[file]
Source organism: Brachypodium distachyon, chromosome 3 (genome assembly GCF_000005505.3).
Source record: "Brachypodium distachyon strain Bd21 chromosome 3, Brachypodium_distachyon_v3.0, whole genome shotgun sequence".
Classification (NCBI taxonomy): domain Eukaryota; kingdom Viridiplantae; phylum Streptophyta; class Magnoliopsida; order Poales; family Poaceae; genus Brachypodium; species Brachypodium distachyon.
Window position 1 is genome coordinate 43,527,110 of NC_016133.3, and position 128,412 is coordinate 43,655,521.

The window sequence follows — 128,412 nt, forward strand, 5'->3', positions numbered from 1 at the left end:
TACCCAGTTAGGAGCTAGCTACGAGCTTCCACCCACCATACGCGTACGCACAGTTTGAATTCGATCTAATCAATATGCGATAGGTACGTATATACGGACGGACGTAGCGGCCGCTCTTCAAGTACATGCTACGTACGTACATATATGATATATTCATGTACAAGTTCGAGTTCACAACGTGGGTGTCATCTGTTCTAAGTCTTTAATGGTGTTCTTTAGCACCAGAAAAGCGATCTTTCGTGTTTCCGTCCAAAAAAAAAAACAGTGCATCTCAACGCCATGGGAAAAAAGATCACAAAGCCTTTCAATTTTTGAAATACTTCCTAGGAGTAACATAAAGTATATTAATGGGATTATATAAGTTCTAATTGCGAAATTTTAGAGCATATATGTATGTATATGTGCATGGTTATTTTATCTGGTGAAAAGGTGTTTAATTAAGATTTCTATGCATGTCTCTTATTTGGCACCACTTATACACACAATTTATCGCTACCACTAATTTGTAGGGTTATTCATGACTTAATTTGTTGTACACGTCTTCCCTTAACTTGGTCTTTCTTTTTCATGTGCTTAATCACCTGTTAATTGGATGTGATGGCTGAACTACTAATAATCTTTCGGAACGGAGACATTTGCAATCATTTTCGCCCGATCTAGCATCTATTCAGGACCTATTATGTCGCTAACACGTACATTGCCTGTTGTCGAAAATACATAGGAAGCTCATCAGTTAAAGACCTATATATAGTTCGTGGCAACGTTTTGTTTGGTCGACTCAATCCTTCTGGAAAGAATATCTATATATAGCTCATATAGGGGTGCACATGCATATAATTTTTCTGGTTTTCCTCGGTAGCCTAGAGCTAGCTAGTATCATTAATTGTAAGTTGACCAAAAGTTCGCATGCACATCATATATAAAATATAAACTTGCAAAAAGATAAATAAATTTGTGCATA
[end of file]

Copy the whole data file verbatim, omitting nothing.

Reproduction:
Source organism: Brachypodium distachyon, chromosome 3 (genome assembly GCF_000005505.3).
Source record: "Brachypodium distachyon strain Bd21 chromosome 3, Brachypodium_distachyon_v3.0, whole genome shotgun sequence".
Classification (NCBI taxonomy): domain Eukaryota; kingdom Viridiplantae; phylum Streptophyta; class Magnoliopsida; order Poales; family Poaceae; genus Brachypodium; species Brachypodium distachyon.
Window position 1 is genome coordinate 43,527,110 of NC_016133.3, and position 128,412 is coordinate 43,655,521.

The window sequence follows — 128,412 nt, forward strand, 5'->3', positions numbered from 1 at the left end:
TACCCAGTTAGGAGCTAGCTACGAGCTTCCACCCACCATACGCGTACGCACAGTTTGAATTCGATCTAATCAATATGCGATAGGTACGTATATACGGACGGACGTAGCGGCCGCTCTTCAAGTACATGCTACGTACGTACATATATGATATATTCATGTACAAGTTCGAGTTCACAACGTGGGTGTCATCTGTTCTAAGTCTTTAATGGTGTTCTTTAGCACCAGAAAAGCGATCTTTCGTGTTTCCGTCCAAAAAAAAAAACAGTGCATCTCAACGCCATGGGAAAAAAGATCACAAAGCCTTTCAATTTTTGAAATACTTCCTAGGAGTAACATAAAGTATATTAATGGGATTATATAAGTTCTAATTGCGAAATTTTAGAGCATATATGTATGTATATGTGCATGGTTATTTTATCTGGTGAAAAGGTGTTTAATTAAGATTTCTATGCATGTCTCTTATTTGGCACCACTTATACACACAATTTATCGCTACCACTAATTTGTAGGGTTATTCATGACTTAATTTGTTGTACACGTCTTCCCTTAACTTGGTCTTTCTTTTTCATGTGCTTAATCACCTGTTAATTGGATGTGATGGCTGAACTACTAATAATCTTTCGGAACGGAGACATTTGCAATCATTTTCGCCCGATCTAGCATCTATTCAGGACCTATTATGTCGCTAACACGTACATTGCCTGTTGTCGAAAATACATAGGAAGCTCATCAGTTAAAGACCTATATATAGTTCGTGGCAACGTTTTGTTTGGTCGACTCAATCCTTCTGGAAAGAATATCTATATATAGCTCATATAGGGGTGCACATGCATATAATTTTTCTGGTTTTCCTCGGTAGCCTAGAGCTAGCTAGTATCATTAATTGTAAGTTGACCAAAAGTTCGCATGCACATCATATATAAAATATAAACTTGCAAAAAGATAAATAAATTTGTGCATA